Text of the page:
Table 1. Current SOFC modeling areas.
Modeling AreaSimulation Parameters
Simulation of specific processesElectrochemical reaction, electrode microstructure
Alternative fuelsSpecial fuel processing options, typical impurities, and purification systems
ReformingInternal, external, and partial preliminary preparation
Operation parametersInfluence of temperature, pressure, and fuel composition
Thermal effectsEvaluation of various heat transfer phenomena in collectors, stacks, and single cells
DesignPlanar and tubular structures, layer thicknesses, and materials
DegradationDegradation mechanisms due to impurities and the thermal cycle
System level researchEvaluation of the influence of the properties of a single cell on the entire stack
Table 2. Geometry and materials of the SOFC cell block.
Table 2. Geometry and materials of the SOFC cell block.
MaterialDimensions (Length, Width, Height)PorosityTortuosity
ChannelSteel100 × 1.4 × 1.4
EdgeSteel100 × 1 × 1.6
AnodeYSZ 1 + NiO 2100 × 34 × 0.560.252
CathodeLSCF 3 + GDC 4100 × 34 × 0.040.352
Anode current collectorSteel100 × 34 × 1.6
Cathode current collectorSteel100 × 34 × 1.6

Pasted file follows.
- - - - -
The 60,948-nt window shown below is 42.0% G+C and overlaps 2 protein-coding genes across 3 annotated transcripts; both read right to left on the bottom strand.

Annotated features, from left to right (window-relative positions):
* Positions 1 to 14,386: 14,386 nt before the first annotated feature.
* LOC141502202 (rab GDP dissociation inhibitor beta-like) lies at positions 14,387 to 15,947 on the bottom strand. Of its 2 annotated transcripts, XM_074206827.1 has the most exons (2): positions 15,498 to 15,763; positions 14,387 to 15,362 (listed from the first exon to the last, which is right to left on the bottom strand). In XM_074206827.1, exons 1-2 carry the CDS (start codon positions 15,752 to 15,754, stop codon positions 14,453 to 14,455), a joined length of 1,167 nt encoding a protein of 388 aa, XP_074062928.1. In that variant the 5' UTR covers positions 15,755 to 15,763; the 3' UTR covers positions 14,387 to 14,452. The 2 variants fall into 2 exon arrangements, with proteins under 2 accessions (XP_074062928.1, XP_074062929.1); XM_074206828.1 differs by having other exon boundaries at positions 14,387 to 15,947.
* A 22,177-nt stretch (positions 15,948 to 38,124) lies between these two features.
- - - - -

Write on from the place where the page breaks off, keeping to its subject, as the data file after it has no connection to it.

Electrolyte8YSZ100 × 34 × 0.02
1 YSZ—yttria-stabilized zirconia. 2 NiO—nickel oxide. 3 LSCF—lanthanum strontium cobalt ferrite. 4 GDC—gadolinium-doped ceria.
Table 3. Fuel cell inlet gas flow characteristics.
Table 3. Fuel cell inlet gas flow characteristics.
ParameterHydrogenMethaneSynthesis Gas
Mass flow at the anode, kg/s5·10−9
Mass flow at the cathode, kg/s7·10−7
Inlet temperature at the SOFC, K1123
Mass composition of the anode input flow, %97 H2/3 H2O40% CH4/60% H2OCH4—21%, H2O—10%, CO—11%, H2—46%, CO2—8%, N2—4%
Mass composition of the cathode input flow, %steel100 × 34 × 1.621 O2/79 N2
Table 4. The calculated parameters of the SOFC operation efficiency for various types of fuel.
Table 4. The calculated parameters of the SOFC operation efficiency for various types of fuel.
HydrogenMethaneSynthesis Gas
Electrical efficiency, %64.249.558
Fuel consumption per 1 W of power, g/hW0.040.0520.045
Molar ratio of water and fuel-1.71
Reagent utilization rate0.66 H20.71 CH40.7 CH4
0.375 CO
0.44 H2
Temperature gradient, K21.741.733
Thermal power, W25.248.439.6
Lower calorific value of fuel, MJ/kg1405076
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MDPI and ACS Style

Beloev, I.; Filimonova, A.; Pechenkin, A.; Gizzatullin, A.; Vinogradov, A.; Iliev, I. Numerical Simulation of Solid Oxide Fuel Cell Energy Production Processes. Eng. Proc. 2023, 41, 11.

AMA Style

Beloev I, Filimonova A, Pechenkin A, Gizzatullin A, Vinogradov A, Iliev I. Numerical Simulation of Solid Oxide Fuel Cell Energy Production Processes. Engineering Proceedings. 2023; 41(1):11.

Chicago/Turabian Style

Beloev, Ivan, Antonina Filimonova, Alexander Pechenkin, Azamat Gizzatullin, Artem Vinogradov, and Iliya Iliev. 2023. "Numerical Simulation of Solid Oxide Fuel Cell Energy Production Processes" Engineering Proceedings 41, no. 1: 11.